Institutional trade unions and the platform cooperativism movement in the Global North have brought to the fore ideas of data cooperatives to counter platform capitalism’s predatory data extractivism. They draw attention to data ownership and control as key to new-age production and propose possibilities for public value generation from voluntarily pooled data.

An expansive legal definition of ‘platform worker’ is especially important in the Global South, where the back-end logistics and delivery operations of platform companies have spawned a wide range of subcontracting arrangements that are currently not traced back to the concerned platform firm.

Right now these alternatives are localized responses that are yet to gain traction in the wider economic paradigm. And they cannot be real options insofar as the dominant, winner-takes-all platform model is not dented. For workers in the Global South, radically different worker-owned, platform models may even be unattainable. Platform companies position themselves as messiahs creating jobs and despite evidence of worker exploitation in sectors such as ride-hailing and food delivery, as well as the demise of small enterprises owing to big e-commerce, national policies have done little to assuage the concerns of workers.

A bigger plot in the data story is about data in global flows. The current rules on data flows in the platform economy allow a de facto theft of data resources from the South by transnational platform corporations, mainly from the North. Just as in the initial phase of capitalism the South lost valuable means of production to colonial conquest, in the data age, they may lose the ownership and control of the most critical economic resource today – data – to Big Tech platforms. This will mean that the domestic data economy can never take off and developing countries and their workforce will, for all time, be forced into the low value parts of the data economy. This is a double whammy for workers in the South. On the one hand, the loss of valuable data resources to platform companies of the US (and in the case of some countries, to China) leaves their governments without the means to create a domestic data and AI economy. On the other hand, their integration as the dispensable foot soldiers of global production networks of transnational Big Tech has narrowed the access to decent work.

Trade unions in the Global South are cognizant of this data injustice – but their calls for ‘data sovereignty’ have not gone far enough. The big fight for data ownership is a highly contested terrain. And most Southern governments are barely beginning to understand data value chains. To make good their individual and collective claims in the commons of their laboring data, worker organizations in the South need policy support. Big Tech needs to be reined in and worker organizations and social enterprises financed to explore alternative data models that bring value to workers. As governments limp back out of the current crisis, data and data-based intelligence cannot be treated as free-for-all, open access resources. They need to be identified and governed as the commons, with recognition of the primary rights of particular groups and communities over specific commons.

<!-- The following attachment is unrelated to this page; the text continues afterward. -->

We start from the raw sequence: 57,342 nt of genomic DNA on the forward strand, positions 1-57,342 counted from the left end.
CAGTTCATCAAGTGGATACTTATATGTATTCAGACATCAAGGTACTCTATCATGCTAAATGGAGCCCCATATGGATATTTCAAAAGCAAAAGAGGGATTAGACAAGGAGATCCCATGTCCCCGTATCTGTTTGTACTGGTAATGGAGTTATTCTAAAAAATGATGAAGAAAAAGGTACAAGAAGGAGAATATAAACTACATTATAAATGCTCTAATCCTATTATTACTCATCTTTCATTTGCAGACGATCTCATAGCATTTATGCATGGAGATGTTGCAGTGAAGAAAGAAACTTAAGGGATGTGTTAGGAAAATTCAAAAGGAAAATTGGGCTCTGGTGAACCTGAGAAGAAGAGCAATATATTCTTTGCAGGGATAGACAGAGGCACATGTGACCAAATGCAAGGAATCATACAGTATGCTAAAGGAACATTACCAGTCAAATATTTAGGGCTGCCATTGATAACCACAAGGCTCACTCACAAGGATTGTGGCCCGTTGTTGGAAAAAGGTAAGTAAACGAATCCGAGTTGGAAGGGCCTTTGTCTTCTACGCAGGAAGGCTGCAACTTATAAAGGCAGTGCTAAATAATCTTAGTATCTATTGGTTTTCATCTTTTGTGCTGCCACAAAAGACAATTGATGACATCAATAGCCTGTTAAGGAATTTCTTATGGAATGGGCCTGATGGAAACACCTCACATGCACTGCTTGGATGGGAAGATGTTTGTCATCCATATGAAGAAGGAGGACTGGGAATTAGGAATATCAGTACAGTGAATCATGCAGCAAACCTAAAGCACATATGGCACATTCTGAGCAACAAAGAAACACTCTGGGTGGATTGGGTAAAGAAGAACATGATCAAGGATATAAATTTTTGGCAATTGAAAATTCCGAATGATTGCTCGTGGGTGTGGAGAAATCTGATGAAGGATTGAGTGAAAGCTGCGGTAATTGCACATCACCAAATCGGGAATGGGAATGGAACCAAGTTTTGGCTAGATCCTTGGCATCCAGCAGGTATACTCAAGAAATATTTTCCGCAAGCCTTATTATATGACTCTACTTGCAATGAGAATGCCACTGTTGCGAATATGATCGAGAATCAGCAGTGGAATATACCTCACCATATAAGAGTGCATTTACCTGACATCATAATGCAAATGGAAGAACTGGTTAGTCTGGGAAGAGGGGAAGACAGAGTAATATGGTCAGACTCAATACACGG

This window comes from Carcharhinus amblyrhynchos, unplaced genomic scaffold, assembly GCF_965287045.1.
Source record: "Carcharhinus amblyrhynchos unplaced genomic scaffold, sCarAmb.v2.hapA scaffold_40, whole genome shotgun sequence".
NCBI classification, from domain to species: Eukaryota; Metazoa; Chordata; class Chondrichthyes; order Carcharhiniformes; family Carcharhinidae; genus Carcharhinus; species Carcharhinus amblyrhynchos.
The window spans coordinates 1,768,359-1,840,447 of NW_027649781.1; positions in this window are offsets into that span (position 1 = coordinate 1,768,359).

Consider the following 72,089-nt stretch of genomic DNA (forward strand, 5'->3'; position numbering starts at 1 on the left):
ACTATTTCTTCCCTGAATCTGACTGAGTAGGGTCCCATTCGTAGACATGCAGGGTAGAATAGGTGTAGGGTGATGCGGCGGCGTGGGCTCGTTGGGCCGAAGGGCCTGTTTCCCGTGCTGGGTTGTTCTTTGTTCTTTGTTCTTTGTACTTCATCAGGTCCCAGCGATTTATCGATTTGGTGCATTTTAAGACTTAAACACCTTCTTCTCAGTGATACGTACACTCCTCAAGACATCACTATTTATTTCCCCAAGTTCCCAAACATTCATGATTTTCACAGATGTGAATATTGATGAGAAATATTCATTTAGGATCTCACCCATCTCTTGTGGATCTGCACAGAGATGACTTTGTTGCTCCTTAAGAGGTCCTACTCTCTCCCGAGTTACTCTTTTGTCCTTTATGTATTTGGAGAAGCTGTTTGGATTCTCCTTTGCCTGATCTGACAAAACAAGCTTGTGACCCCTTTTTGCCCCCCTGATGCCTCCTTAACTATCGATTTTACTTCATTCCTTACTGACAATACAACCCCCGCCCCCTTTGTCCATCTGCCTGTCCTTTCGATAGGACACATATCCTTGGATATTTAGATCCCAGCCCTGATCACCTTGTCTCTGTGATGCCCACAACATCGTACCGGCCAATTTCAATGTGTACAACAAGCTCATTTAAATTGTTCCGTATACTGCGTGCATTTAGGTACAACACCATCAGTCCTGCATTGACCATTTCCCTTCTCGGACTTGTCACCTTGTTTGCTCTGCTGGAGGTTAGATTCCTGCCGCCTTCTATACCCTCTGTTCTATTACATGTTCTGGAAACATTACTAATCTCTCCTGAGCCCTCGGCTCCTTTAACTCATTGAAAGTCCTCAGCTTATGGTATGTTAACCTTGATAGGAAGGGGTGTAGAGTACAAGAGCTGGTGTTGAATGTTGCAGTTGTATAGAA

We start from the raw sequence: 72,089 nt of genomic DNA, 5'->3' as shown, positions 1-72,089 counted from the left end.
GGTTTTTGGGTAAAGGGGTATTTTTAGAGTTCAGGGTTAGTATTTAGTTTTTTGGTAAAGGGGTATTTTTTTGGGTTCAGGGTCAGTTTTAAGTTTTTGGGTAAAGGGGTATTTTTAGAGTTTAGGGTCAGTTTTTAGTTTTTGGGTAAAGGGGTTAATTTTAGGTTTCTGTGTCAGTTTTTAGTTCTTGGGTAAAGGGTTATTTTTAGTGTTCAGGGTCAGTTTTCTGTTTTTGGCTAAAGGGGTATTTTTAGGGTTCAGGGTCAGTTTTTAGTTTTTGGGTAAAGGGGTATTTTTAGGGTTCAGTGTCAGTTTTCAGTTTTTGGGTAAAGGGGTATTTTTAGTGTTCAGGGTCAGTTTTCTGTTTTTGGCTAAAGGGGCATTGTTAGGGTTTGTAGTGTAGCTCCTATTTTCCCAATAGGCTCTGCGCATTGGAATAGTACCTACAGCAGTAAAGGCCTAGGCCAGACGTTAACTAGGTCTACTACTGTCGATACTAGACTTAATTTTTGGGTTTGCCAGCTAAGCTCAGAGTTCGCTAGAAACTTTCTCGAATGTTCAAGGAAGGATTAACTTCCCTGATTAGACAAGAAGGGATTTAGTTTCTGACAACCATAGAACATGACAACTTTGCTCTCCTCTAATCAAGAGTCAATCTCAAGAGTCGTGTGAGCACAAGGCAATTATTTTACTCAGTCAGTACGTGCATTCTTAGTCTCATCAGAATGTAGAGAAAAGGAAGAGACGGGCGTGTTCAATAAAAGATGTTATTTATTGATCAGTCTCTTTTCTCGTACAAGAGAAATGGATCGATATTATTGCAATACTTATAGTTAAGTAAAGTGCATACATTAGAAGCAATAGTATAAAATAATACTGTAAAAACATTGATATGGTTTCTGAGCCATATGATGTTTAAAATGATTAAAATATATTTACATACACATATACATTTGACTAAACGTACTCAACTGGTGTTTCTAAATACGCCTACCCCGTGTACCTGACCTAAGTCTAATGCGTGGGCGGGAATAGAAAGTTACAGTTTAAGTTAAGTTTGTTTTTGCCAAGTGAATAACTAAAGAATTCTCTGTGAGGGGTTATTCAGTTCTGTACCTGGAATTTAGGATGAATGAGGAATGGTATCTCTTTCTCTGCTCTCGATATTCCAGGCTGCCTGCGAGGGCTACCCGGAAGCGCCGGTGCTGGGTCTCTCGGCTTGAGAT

Labor needs to challenge the hypocognition – missing discourses arising from missing words – about workers’ rights in laboring data. Platform workers from the South must move the needle, leading the international labor movements, demanding that new legal frameworks oblige platform employers to share data for social justice projects and compensate workers for their data contribution.

2. Forging a New Social Contract

In the Global North and South alike, concerns have been expressed about the intensification of informality in the platform economy. But the contextual experiences of informality are historically grounded. In the EU, the movement towards ‘gig’ work reflects a reversal of labor and social protection guarantees for workers enshrined in the post World War social contract. Yet, the robust traditions of labor law and worker rights have given platform workers’ struggles a strong foundation to organize. Workers have mounted legal challenges against platform employers, building on the breadth of labor rights guarantees provided by traditional laws. In 2016, the French legislature passed the El Khomri law, which provided self-employed platform workers with several labor rights, including the right to strike and organize. Late last year, France adopted a new Mobility Law that extended the right to disconnect – switch off the driving app without retaliation – to platform workers. Crucially, the law also requires platforms to notify drivers about the distance of a proposed ride and the net minimal payment to the driver, prior to accepting a fare.

The social contract has eluded the majority in the Global South, which is home to 93 percent of the world’s informal workers. Here, platformization has meant nothing more than the formalization of informal work. It has not brought any additional rights or guarantees to workers. On the contrary, it has removed the socially embedded mutualism (albeit exploitative) of feudal work relationships.

Labor rights for platform workers hinge on the pivotal issue of legal status. The reality in the Global South is that platform work constitutes the livelihood on which workers depend. Yet, the laws today stand where they were, cushioning platform employers from their obligations. The absence of personal data protection laws in most of the countries in the South also makes it harder for platform workers to challenge needless and disproportionate workplace dataveillance.

The reality in the Global South is that platform work constitutes the livelihood on which workers depend. Yet, the laws today stand where they were, cushioning platform employers from their obligations.